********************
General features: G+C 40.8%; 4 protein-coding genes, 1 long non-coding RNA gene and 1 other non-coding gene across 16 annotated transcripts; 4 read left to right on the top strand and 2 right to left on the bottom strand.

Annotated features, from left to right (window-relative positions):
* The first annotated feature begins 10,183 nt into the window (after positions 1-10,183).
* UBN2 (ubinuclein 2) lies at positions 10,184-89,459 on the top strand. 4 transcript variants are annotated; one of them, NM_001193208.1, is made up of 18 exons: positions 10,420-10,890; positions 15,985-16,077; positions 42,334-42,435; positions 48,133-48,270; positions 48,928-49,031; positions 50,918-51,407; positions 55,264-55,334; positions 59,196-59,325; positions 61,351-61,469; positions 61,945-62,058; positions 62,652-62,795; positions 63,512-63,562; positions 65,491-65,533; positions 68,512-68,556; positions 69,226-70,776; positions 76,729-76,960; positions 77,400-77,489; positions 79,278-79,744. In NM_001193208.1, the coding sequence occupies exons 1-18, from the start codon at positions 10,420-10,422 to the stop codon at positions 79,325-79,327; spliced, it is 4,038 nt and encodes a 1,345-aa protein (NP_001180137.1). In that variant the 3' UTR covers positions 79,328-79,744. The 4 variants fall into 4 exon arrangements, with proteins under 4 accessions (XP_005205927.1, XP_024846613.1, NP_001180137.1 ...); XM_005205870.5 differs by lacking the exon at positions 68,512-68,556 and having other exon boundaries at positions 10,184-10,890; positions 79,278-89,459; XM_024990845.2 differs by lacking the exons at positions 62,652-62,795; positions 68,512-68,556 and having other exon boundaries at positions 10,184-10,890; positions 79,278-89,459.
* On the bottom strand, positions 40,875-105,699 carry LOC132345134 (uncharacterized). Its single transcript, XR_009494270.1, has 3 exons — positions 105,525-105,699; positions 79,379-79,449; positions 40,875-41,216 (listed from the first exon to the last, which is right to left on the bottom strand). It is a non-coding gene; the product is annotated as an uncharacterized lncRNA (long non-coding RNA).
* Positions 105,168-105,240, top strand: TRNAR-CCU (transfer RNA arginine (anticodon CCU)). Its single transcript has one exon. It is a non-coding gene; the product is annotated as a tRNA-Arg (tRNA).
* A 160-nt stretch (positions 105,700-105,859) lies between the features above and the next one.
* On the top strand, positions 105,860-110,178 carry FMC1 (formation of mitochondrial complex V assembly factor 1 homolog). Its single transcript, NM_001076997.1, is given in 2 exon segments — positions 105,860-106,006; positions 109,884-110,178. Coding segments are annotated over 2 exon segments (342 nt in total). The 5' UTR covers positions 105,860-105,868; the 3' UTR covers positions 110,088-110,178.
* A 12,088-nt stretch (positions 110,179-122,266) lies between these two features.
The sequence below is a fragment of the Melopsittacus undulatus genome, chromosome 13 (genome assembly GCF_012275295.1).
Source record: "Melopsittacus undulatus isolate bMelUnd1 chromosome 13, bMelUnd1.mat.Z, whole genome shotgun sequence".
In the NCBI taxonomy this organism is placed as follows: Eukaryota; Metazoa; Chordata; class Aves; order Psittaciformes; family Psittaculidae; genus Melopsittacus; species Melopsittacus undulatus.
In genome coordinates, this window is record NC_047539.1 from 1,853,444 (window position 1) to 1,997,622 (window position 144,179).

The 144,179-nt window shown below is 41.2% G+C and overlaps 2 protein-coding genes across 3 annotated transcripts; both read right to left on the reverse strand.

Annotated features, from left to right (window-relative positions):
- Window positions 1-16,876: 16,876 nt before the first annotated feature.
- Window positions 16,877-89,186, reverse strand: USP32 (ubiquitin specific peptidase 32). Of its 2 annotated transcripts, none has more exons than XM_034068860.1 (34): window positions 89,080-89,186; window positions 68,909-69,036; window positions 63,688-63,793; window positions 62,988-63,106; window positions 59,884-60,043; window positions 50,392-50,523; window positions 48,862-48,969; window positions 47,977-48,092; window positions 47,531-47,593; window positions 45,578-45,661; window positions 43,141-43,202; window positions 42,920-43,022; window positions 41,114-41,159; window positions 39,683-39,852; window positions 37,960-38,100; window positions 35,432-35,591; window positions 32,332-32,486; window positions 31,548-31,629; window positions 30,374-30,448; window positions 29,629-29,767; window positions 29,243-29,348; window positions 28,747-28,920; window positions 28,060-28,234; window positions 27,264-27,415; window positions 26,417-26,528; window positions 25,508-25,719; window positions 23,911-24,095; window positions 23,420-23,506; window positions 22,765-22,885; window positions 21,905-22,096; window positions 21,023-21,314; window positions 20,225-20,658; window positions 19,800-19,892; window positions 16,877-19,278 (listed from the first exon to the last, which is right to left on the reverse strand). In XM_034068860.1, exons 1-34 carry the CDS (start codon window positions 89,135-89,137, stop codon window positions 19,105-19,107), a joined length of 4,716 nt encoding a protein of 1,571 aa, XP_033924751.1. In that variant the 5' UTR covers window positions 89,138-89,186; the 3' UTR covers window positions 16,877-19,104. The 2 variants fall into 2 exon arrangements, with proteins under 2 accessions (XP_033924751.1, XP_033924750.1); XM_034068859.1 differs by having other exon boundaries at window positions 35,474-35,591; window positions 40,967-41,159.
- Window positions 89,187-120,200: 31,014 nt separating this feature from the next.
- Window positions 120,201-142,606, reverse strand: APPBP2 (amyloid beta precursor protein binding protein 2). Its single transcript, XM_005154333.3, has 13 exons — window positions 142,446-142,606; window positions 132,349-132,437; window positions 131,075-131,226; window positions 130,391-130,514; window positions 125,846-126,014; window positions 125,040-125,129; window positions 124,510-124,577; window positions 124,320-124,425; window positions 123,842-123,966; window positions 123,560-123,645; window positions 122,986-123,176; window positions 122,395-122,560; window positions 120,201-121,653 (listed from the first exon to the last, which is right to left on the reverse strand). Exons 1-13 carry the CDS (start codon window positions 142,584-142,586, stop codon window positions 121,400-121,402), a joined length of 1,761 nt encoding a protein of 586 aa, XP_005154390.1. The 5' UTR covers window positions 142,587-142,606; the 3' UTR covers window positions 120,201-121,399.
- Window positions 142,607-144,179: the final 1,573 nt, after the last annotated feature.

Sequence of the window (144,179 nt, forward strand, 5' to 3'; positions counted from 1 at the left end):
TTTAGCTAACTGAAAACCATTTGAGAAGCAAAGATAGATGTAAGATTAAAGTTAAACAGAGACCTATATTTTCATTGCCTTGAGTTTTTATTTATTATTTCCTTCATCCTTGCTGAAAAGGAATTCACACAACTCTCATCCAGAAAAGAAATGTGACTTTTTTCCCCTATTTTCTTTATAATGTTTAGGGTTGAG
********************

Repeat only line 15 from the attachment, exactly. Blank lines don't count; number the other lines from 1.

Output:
Annotated features, from left to right (window-relative positions):